THE ZEFSCI BLOG
Lab Relocation: 6 Critical Considerations When Moving LCMS Equipment
Moving LCMS equipment is a complicated and delicate challenge. LCMS instruments are fine-tuned with a lot of sensitive parts. Here are the most important things to consider if you’re relocating your lab.
Relocating your lab and moving LCMS equipment can be a high-risk, high-stress project. There are many moving parts involved. Beyond the instruments themselves, you have to coordinate the project managers, movers, engineers, IT and contractors at the new facility.
That’s why we put together a few things to consider in advance of your lab relocation. Having these bases covered is the first step to making sure your LCMS equipment relocation project goes as smoothly as possible.
6 Things to Consider When Moving LCMS Equipment
#1) Your LCMS Equipment
Of course, you’ll want to consider and make a plan for LCMS equipment you’ll be moving. However, if it’s your first time relocating a lab, this can be a bigger job than you think. It’s more than taking inventory of the LCMS instruments, making a packing list, and wrapping them in packing material.
You need to make sure that you have a plan for properly decommissioning and packing each instrument. Every LCMS instrument is different – whether they’re made by different OEMs, have mismatched parts, or are tuned with slight differences. LCMS instruments are fine-tuned, and moving can change the way they normally function. In this area, bespoke crates can be critical to the safe transport of delicate equipment.
It’s important to have engineers who know how to decommission and pack your instruments, no matter their manufacturer. The engineers should also be able to calibrate and take some baseline performance measurements of each LCMS instrument. This helps ensure the LCMS instruments are performing normally when you arrive at the new site.
#2) Your New Facilities
The next thing you need to consider when moving LCMS equipment is your new site, more specifically where the equipment is going.
Make sure your new lab facility is fully set up to handle LCMS equipment. That means wide enough clearances, freight elevators, the right electrical outlets, proper ventilation, and gas supplies.
All these requirements should be lined up before you move to ensure you can get your lab up and running as soon as possible.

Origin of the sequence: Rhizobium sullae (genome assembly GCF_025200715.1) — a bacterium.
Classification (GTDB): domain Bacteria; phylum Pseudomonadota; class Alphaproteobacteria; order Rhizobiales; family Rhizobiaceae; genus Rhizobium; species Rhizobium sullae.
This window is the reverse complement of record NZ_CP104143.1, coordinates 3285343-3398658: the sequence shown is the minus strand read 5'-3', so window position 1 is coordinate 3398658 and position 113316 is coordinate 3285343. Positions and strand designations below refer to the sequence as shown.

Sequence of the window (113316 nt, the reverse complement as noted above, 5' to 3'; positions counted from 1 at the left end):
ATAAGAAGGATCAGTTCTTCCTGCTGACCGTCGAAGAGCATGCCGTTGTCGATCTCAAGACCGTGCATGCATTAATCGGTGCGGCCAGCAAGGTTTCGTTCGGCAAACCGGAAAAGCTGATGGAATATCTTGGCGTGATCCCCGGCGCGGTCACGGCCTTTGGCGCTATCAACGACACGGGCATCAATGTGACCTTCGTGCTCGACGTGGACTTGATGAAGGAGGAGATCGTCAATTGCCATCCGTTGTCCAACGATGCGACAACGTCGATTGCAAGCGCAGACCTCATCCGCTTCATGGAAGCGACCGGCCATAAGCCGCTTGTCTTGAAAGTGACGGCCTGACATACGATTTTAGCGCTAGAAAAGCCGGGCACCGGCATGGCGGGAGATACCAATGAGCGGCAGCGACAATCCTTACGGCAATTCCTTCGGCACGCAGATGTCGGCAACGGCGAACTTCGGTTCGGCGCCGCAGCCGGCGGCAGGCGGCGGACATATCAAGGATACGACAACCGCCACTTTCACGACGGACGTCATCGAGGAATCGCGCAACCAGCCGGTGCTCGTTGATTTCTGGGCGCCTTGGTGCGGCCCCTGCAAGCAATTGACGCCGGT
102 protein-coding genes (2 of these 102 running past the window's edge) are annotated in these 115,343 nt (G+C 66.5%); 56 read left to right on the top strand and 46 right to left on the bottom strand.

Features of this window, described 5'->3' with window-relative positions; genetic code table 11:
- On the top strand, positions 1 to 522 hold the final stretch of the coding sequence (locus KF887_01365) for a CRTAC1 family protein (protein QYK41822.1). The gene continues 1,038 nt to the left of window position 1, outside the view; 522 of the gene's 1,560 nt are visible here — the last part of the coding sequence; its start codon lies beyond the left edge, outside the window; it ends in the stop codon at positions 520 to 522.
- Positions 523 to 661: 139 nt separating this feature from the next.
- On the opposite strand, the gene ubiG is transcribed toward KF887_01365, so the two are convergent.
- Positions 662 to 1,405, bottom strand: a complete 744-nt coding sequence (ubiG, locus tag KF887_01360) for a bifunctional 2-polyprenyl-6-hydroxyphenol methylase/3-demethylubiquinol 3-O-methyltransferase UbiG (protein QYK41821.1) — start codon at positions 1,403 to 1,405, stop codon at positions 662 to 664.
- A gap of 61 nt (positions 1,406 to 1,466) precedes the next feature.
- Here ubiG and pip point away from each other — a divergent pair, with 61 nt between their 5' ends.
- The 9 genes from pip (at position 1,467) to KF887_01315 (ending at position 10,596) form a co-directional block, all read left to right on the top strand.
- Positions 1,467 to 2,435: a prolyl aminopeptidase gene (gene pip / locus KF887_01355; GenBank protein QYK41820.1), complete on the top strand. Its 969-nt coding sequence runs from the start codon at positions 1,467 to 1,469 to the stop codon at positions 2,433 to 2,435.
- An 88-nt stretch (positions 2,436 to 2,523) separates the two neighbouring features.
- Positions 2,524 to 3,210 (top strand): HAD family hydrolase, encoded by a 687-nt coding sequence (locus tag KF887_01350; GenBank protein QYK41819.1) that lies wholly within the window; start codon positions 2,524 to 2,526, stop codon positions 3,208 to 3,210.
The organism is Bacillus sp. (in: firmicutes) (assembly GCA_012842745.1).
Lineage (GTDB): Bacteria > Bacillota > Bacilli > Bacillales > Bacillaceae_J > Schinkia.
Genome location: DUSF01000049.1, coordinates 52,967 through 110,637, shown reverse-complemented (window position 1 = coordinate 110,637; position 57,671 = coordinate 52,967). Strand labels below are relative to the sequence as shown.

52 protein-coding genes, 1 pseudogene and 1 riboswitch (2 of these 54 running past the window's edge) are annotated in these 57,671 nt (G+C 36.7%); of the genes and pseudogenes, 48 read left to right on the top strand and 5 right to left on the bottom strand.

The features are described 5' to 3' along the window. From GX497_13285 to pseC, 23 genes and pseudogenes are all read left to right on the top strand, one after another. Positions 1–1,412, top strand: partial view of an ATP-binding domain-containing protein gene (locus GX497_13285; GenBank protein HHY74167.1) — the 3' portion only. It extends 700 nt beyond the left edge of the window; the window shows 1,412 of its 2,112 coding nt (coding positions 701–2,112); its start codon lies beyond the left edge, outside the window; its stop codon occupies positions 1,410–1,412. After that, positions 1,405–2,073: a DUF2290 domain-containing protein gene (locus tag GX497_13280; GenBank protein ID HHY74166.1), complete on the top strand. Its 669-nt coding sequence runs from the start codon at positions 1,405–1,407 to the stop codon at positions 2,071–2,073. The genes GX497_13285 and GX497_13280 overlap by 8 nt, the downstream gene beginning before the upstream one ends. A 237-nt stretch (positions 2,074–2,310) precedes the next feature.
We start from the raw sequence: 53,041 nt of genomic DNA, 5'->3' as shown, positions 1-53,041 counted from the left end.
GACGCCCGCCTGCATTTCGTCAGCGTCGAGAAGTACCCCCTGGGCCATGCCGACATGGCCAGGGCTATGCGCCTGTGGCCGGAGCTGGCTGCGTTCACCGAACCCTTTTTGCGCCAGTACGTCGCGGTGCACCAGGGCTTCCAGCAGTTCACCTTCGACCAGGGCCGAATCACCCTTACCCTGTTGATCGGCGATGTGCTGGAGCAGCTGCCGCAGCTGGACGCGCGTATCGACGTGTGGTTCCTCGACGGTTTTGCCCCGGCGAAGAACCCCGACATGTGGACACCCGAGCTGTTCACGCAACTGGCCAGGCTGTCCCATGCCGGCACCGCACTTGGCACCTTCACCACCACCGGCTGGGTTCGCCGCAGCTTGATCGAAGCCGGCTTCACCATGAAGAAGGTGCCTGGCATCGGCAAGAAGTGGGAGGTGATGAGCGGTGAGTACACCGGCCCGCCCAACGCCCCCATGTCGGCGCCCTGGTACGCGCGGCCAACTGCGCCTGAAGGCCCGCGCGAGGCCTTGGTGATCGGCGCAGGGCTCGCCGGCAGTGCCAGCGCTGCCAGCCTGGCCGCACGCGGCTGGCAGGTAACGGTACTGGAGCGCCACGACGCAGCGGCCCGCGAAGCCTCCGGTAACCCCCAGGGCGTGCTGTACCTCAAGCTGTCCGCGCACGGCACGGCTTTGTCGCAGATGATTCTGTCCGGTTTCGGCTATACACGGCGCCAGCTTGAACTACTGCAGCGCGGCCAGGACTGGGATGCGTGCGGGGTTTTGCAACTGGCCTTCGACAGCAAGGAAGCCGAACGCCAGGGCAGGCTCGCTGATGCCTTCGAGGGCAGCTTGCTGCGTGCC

#3) The Vendors You’ll Be Managing
For large-scale moves, you’ll likely have many different people on site to help. Scheduling and managing all these vendor relationships is a huge undertaking.
Make sure you have a plan to coordinate everyone that needs to be at the move. One of the downsides of working just with your OEM service providers for a move is that you’ll have to coordinate and manage people from many different companies.
That makes your move even harder to coordinate and all but ensures something will get missed.
#4) The Engineers Moving Your Equipment
Another thing to consider are the engineers. Who will be decommissioning, packing and reinstalling your LCMS equipment?
In an ideal world, the engineer that decommissions and packs your equipment should be the one who installs it and runs necessary qualification processes at the new site. LCMS instruments are fine-tuned to the point where each is unique. Making sure you can get the same engineers to pack, move, and reinstall your LCMS equipment will ensure everything can run normally in the new lab.
#5) Your Research Timetables
Relocating your lab means downtime.
This is a fact you need to prepare for. Downtime can mean a lot of things to a lot of different labs, but no matter what your lab is working on, downtime impacts both revenue and drug development timetables.
When moving your lab, take your research timetables into account. Which instruments can you afford to be non-operational for a short time? How long can your science be put on pause without affecting results? Use these answers to inform the timetable of your lab relocation.
#6) Any Possible Maintenance Your Instruments Need
One last thing to consider: are any of your LCMS instruments due for maintenance or repairs? If they are, you can save time and resources by scheduling both on the same day the instruments are reinstalled at your new site.
With the engineer already there, you can save yourself the scheduling hassle. On top of that, your LCMS equipment will be in great shape once you ramp up your operations in your new lab space.
Why Your LCMS Relocation Services Provider Matters
Traditionally, labs usually work with the OEMs to move their equipment. This can lead to problems and headaches down the road. While it may seem like the only option, there are service providers out there who can handle the entirety of your LCMS equipment move from start to finish.
Lab relocations from a non-OEM, multivendor LCMS service provider are much more comprehensive. Instead of coordinating various OEM service reps and engineers, you can get a single team of dedicated experts who are familiar with all your LCMS equipment. Good multivendor teams will also be able to take care of reinstallation and calibration as well as any needed maintenance.
Conclusion – Work with the Right LCMS Relocation Vendor
Moving LCMS equipment is a huge challenge, but if you keep these things in mind as you form your plan, you will make it through. If you want to make it even easier, work with an LCMS service provider that knows your instruments and knows how to move, reinstall and recalibrate them efficiently.
Relocating your LCMS equipment? Get in touch with ZefSci to learn how multivendor LCMS services can help.